Great Cuban Food Ideas For This Years Christmas Dinner

According to legend, in 1820 a Cuban parish priest noticed that attendance at mass was falling during the Christmas season. He sent children out into the community with cans, whistles, and trumpets to make a loud noise. Once they had everybody’s attention the children encouraged the people to attend church and to this day the festival of Las Parrandas is a distinctively Cuban Christmas celebration.

With Christmas not too far down the road, read on for some of the best Cuban food ideas for this year’s Christmas dinner.

Cuban Christmas Dinner

A Cuban Christmas is celebrated, not on Christmas Day itself but on Christmas Eve. This leaves Christmas Day for religious observance. If truth be known the Christmas Eve celebration is the culmination of almost 10 days of lively partying.

After the street parties, raucous music, and spectacular fireworks everybody is ready for the most exciting feast of the year, on Christmas Eve. Known as Nochebuena or “goodnight” this is the festival to top all festivals for people who know how to party. The party goes on until the early hours of Christmas morning.

For many Cubans the Christmas Dinner starts at midnight. It’s a family meal that Cubans, wherever they live, all over the world, would recognize. At its center is a traditional roast pig.

Something to Drink for Your Cuban Christmas Dinner?

Cuban Christmas Mojito in tall glass
Cuban Mojito

No party is complete without a celebratory drink. The classic Cuban party drink is the Mojito.

A Mojito is made with white rum that has been muddled with cane sugar, lime wedges, and mint leaves. Muddling involves crushing and stirring the leaves of mint so they give up their juices and flavor.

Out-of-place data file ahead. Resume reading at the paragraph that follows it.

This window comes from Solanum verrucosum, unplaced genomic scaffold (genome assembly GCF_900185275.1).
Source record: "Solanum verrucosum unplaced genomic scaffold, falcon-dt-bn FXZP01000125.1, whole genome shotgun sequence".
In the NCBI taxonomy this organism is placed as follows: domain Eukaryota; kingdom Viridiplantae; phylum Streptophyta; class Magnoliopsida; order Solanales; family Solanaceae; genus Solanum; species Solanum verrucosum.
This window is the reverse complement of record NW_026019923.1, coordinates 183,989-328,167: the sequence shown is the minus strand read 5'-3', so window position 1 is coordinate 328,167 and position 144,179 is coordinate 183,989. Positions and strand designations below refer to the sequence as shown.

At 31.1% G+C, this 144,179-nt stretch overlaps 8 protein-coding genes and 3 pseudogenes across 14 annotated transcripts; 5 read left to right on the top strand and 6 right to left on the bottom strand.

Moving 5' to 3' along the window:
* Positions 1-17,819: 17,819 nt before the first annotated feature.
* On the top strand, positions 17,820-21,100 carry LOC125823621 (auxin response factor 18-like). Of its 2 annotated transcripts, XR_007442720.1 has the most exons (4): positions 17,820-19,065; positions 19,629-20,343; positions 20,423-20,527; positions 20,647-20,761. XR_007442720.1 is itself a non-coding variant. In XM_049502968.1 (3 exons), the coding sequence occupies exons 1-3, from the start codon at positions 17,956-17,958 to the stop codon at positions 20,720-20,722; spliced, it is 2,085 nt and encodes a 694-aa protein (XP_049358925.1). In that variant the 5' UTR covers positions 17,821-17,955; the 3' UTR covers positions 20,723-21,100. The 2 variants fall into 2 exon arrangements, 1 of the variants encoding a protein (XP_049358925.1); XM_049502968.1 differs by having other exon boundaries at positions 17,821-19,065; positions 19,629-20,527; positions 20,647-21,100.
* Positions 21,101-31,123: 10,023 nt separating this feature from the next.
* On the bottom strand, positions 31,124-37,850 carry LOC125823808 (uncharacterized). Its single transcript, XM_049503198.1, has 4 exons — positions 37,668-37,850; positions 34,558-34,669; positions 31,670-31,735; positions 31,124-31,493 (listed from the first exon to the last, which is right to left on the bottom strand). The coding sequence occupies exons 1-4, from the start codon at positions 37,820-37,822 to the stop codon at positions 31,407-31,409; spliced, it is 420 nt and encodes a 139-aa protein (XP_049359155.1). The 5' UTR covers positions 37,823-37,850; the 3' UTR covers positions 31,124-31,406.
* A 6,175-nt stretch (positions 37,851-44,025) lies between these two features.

Add lime juice and perhaps club soda. Garnish with a freshly sliced lime wedge.

For a richer Christmas drink, Cubans have their own version of eggnog called Crema de Vie. It’s made with condensed milk which is sweetened to taste. Add rum for a Christmas kick.

A refreshing alternative is Spanish cider. This comes in flat or sparkling varieties. An alcoholic or non-alcoholic option makes it a drink for all tastes.

Roast Pig

Sliced Cuban style slow roasted pork shoulder in mojo marinade and sauce on wood board with limes
Sliced Cuban Roasted Pork

The center-piece of the Cuban Christmas Dinner is the roast pig. This turns a substantial meal into a feast.

The traditional way to have roast pig is to roast a whole pig in the backyard. This is done in La Caja China or roasting box. This method of cooking speeds up the cooking time and produces succulent pork meat with smoky crisp crackling.

If a whole roast pig is too much then a suckling pig is a great alternative. It’s more suitable for a small family and still has the great succulent roast pork flavor.

The roast pig is flavored with a marinade containing orange, garlic, oregano, and cumin. Together with the smoke from the roasting box, the distinctive taste is mouth-wateringly delicious.

Black Beans and Rice

Cuban Christmas Black Beans and Rice closeup
Cuban Black Beans and Rice

No Cuban would serve a Nochebuena dinner without a generous helping of rice and Cuban black beans alongside the pork. Known as Moros y Cristianos, this humble food is the perfect accompaniment for the rich meat. The rice takes on the dark color from the beans.

Tostones

Cuban Christmas tostones, fried green plantain chips on white plate
Cuban Tostones

Tostones or plantains look like bananas but don’t try to eat one raw. They may be a relative of the banana but this is a savory vegetable that needs to be cooked.